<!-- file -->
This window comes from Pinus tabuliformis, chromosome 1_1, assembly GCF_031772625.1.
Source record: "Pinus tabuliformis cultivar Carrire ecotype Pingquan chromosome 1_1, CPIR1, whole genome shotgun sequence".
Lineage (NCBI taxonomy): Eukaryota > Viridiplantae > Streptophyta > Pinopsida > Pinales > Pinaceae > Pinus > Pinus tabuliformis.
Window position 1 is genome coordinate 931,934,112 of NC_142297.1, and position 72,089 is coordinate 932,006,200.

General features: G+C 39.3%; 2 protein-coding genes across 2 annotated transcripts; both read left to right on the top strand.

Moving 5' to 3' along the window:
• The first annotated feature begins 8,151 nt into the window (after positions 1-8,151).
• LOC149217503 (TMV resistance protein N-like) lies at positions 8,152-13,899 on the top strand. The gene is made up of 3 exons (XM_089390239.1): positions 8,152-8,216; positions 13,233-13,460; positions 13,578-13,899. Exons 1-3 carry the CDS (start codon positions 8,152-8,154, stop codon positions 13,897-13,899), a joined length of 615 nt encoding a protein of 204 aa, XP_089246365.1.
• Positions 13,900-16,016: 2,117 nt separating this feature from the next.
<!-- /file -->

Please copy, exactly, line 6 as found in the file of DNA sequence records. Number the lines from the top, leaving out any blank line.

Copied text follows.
Moving 5' to 3' along the window: